IOSCO published a statement explaining why the February 2018 liquidity risk management recommendations provide a comprehensive framework for regulators to deal with liquidity risks in investment funds. As per the statement, the recommendations on liquidity risk management are aimed to prevent liquidity and redemption mismatches from arising, rather than to mitigate problems once they occur. The domestic regulators should apply the recommendations in a prescriptive manner to manage specific or idiosyncratic liquidity risks. Securities regulators are expected to ensure effective implementation of the recommendations. Some domestic regulators have already adopted, or are consulting on, liquidity management regimes consistent with the recommendations. IOSCO intends to conduct a review beginning in 2020 to gauge how the recommendations have been implemented in practice.
The recommendations deal with the attendant benefits and risks when open-ended investment funds may exceptionally look to use other liquidity management tools (such as suspensions and swing pricing) in the face of untoward redemption pressures, including the need to treat investors fairly and to consider any broader market implications. The recommendations are unequivocal that—throughout the entire lifecycle of the fund (design, pre-launch, launch, and subsequent operations)—there should be an appropriate alignment between portfolio assets and redemption terms. The recommendations clarify that open-ended investment funds should not be managed in such a way that the investment strategy relies on any additional ex-post measures such as suspensions. These measures are not a substitute for sound liquidity risk management from the outset, so that the dealing frequency of units meets the anticipated liquidity needs of the fund under normal and foreseeable stressed market conditions.
The statement also highlights that, as some have suggested, pursuing a global “one size fits all” prescriptive approach would be impractical because this approach tries to match different asset classes, fund investment strategies, and redemption periods according to the universally applicable standards. This is because the fund management industry (compared to, for example, the banking sector) is extremely diverse. The recommendations on liquidity risk management do, however, contain practical, actionable principles that support the domestic regulators that may wish or need to pursue a prescriptive approach responsive to the nature of particular open-ended investment funds they supervise directly and/or specific characteristics of the local markets in which they operate. Domestic regulators may also need to address related conduct concerns—for example, the concerns that may arise from the way individual funds are managed or marketed, including the material disparities between legitimate investor expectations of liquidity (as per the disclosure materials or regulatory classification of a fund) and the reality.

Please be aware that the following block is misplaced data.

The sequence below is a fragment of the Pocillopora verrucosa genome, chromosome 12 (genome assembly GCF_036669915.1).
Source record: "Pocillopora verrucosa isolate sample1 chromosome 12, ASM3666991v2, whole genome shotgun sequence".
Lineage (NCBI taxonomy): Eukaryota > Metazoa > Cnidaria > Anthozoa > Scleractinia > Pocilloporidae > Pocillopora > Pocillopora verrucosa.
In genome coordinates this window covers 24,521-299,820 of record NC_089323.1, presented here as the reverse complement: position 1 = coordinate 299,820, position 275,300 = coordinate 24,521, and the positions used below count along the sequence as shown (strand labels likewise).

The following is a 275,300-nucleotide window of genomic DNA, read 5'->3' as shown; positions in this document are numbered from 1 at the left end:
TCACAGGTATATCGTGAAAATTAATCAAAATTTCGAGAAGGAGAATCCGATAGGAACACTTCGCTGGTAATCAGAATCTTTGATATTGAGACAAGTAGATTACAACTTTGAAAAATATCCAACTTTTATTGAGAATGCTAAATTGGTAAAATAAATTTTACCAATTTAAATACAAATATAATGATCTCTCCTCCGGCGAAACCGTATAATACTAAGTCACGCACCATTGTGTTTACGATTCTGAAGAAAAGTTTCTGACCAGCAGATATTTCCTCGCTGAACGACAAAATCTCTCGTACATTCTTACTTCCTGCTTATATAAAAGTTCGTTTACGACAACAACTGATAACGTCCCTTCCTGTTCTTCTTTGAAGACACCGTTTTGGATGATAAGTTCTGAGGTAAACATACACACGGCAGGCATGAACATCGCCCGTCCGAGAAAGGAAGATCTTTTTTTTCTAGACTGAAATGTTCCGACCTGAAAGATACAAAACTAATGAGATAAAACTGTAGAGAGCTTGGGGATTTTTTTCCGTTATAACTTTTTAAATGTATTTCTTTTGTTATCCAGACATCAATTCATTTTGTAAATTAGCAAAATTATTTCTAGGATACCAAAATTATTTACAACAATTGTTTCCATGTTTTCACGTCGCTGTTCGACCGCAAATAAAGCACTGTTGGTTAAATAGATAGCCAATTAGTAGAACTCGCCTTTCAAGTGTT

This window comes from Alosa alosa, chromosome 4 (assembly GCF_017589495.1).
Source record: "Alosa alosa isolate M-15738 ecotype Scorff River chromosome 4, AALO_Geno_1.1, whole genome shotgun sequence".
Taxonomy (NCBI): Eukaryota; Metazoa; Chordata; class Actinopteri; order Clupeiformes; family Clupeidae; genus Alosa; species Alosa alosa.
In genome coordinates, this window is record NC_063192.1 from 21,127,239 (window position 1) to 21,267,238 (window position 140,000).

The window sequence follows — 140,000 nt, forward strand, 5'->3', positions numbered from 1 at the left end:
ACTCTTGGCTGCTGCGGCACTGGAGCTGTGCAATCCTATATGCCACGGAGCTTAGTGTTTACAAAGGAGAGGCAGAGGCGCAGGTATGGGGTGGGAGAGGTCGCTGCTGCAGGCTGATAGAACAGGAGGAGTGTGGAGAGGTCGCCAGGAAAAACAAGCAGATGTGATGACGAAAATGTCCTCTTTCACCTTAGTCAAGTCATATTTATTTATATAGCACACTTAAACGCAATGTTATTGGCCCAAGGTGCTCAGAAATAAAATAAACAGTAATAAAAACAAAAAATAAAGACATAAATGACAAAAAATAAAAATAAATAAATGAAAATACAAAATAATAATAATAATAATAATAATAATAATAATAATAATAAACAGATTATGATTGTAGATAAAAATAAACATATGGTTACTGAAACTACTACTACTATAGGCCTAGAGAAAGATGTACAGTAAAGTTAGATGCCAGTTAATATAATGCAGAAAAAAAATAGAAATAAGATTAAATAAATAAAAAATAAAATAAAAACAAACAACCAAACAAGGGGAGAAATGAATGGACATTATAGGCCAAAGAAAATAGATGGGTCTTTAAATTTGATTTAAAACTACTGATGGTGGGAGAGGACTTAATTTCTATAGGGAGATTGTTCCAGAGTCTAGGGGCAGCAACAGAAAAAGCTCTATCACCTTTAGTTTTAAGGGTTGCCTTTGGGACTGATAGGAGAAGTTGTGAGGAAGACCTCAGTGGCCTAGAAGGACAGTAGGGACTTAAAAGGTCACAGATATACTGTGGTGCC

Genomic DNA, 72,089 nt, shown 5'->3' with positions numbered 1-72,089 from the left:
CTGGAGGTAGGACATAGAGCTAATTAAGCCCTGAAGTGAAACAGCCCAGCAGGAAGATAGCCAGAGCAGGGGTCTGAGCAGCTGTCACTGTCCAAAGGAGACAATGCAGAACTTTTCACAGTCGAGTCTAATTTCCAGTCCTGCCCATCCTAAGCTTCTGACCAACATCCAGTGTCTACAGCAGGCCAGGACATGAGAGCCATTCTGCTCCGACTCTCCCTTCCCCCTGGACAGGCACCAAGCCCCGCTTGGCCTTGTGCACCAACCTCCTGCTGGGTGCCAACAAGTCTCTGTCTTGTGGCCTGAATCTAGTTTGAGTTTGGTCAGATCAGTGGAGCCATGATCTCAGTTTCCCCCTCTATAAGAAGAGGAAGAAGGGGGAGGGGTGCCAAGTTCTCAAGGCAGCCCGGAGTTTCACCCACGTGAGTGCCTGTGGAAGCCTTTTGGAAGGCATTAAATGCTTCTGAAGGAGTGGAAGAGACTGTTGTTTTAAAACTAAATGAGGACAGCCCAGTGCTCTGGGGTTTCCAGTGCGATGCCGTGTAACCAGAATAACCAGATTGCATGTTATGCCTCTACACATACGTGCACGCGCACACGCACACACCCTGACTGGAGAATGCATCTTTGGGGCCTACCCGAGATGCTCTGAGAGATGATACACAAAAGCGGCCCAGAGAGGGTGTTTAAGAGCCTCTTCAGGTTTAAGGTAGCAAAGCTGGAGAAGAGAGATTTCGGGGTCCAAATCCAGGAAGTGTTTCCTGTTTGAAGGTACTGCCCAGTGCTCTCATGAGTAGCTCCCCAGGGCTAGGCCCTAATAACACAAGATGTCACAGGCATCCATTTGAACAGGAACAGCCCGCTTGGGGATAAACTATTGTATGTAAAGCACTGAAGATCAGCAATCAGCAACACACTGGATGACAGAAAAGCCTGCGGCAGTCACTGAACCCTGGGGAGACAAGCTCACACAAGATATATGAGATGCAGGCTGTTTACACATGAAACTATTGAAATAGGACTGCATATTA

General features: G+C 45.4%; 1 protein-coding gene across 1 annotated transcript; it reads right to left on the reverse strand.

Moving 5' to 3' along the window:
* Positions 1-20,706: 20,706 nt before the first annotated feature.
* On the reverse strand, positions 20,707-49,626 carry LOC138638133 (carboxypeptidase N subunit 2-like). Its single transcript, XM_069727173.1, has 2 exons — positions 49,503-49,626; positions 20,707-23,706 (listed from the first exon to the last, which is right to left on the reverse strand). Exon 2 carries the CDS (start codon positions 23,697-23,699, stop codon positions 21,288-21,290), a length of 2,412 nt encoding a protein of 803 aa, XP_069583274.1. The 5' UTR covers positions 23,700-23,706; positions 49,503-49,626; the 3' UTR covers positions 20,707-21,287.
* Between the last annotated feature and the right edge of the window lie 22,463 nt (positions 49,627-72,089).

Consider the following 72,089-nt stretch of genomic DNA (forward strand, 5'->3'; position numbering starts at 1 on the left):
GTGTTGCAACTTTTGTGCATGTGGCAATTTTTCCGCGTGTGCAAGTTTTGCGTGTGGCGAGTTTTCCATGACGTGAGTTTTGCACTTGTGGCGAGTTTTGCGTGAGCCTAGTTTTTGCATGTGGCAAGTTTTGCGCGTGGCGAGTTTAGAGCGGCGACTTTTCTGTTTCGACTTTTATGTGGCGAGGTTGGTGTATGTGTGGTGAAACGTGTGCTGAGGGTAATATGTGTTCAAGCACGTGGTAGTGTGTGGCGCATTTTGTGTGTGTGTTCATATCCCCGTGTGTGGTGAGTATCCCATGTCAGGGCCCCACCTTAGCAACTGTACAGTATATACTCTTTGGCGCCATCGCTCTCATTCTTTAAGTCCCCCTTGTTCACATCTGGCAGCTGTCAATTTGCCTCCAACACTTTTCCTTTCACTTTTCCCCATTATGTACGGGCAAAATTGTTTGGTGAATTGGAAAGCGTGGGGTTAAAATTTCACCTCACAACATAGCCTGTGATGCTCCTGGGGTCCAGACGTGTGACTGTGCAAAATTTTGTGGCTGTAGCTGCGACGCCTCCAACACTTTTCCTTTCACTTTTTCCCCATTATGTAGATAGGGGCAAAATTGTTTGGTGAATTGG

Keywords: International, Banking, Securities, Liquidity Risk Management, Liquidity Risk, Open-Ended Investment Funds, Investment Funds, IOSCO
Previous ArticleFSB Completes Peer Review of Hong Kong
The use cases of generative AI in the banking sector are evolving fast, with many institutions adopting the technology to enhance customer service and operational efficiency.
As part of the increasing regulatory focus on operational resilience, cyber risk stress testing is also becoming a crucial aspect of ensuring bank resilience in the face of cyber threats.
A few years down the road from the last global financial crisis, regulators are still issuing rules and monitoring banks to ensure that they comply with the regulations.
The European Commission (EC) recently issued an update informing that the European Council and the Parliament have endorsed the Banking Package implementing the final elements of Basel III standards
The Swiss Federal Council recently decided to further develop the Swiss Climate Scores, which it had first launched in June 2022.
The Basel Committee on Banking Supervision (BCBS) launched consultation on a Pillar 3 disclosure framework for climate-related financial risks, with the comment period ending on February 29, 2024.
The U.S. President Joe Biden signed an Executive Order, dated October 30, 2023, to ensure safe, secure, and trustworthy development and use of artificial intelligence (AI).
The Monetary Authority of Singapore (MAS) launched an integrated digital platform, Gprnt, also known as “Greenprint.”
The European Banking Authority (EBA) has published the final templates, and the associated guidance, for collecting climate-related data for the one-off Fit-for-55 climate risk scenario analysis.
The Network for Greening the Financial System (NGFS) published its latest set of long-term climate macro-financial scenarios (Phase IV) for assessing forward-looking climate risks.